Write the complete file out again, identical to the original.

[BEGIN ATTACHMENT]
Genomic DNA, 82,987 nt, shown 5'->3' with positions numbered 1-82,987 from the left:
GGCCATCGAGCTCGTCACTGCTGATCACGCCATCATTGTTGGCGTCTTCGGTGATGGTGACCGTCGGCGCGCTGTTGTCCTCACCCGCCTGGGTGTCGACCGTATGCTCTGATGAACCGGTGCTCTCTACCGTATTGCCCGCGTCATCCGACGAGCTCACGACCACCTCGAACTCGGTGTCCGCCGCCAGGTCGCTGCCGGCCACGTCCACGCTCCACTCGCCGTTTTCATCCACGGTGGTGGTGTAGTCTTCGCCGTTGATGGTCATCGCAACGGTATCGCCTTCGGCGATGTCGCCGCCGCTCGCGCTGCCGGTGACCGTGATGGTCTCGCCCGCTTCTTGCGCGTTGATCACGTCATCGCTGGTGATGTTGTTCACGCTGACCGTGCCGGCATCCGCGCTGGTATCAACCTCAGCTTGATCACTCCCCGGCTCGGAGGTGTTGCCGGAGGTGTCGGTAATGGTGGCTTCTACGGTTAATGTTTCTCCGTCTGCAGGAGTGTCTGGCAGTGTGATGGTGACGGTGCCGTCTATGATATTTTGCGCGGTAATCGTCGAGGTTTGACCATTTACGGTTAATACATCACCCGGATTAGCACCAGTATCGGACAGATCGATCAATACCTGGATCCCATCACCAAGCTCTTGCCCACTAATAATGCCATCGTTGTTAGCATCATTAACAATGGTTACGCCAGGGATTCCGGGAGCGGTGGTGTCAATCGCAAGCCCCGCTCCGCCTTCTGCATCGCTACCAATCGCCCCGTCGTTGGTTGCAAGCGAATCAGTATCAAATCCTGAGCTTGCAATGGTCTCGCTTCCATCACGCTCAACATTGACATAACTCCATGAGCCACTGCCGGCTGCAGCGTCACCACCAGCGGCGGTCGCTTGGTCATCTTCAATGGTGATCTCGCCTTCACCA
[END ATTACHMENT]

Genomic DNA, 82,987 nt, shown 5'->3' with positions numbered 1-82,987 from the left:
GGCCATCGAGCTCGTCACTGCTGATCACGCCATCATTGTTGGCGTCTTCGGTGATGGTGACCGTCGGCGCGCTGTTGTCCTCACCCGCCTGGGTGTCGACCGTATGCTCTGATGAACCGGTGCTCTCTACCGTATTGCCCGCGTCATCCGACGAGCTCACGACCACCTCGAACTCGGTGTCCGCCGCCAGGTCGCTGCCGGCCACGTCCACGCTCCACTCGCCGTTTTCATCCACGGTGGTGGTGTAGTCTTCGCCGTTGATGGTCATCGCAACGGTATCGCCTTCGGCGATGTCGCCGCCGCTCGCGCTGCCGGTGACCGTGATGGTCTCGCCCGCTTCTTGCGCGTTGATCACGTCATCGCTGGTGATGTTGTTCACGCTGACCGTGCCGGCATCCGCGCTGGTATCAACCTCAGCTTGATCACTCCCCGGCTCGGAGGTGTTGCCGGAGGTGTCGGTAATGGTGGCTTCTACGGTTAATGTTTCTCCGTCTGCAGGAGTGTCTGGCAGTGTGATGGTGACGGTGCCGTCTATGATATTTTGCGCGGTAATCGTCGAGGTTTGACCATTTACGGTTAATACATCACCCGGATTAGCACCAGTATCGGACAGATCGATCAATACCTGGATCCCATCACCAAGCTCTTGCCCACTAATAATGCCATCGTTGTTAGCATCATTAACAATGGTTACGCCAGGGATTCCGGGAGCGGTGGTGTCAATCGCAAGCCCCGCTCCGCCTTCTGCATCGCTACCAATCGCCCCGTCGTTGGTTGCAAGCGAATCAGTATCAAATCCTGAGCTTGCAATGGTCTCGCTTCCATCACGCTCAACATTGACATAACTCCATGAGCCACTGCCGGCTGCAGCGTCACCACCAGCGGCGGTCGCTTGGTCATCTTCAATGGTGATCTCGCCTTCACCA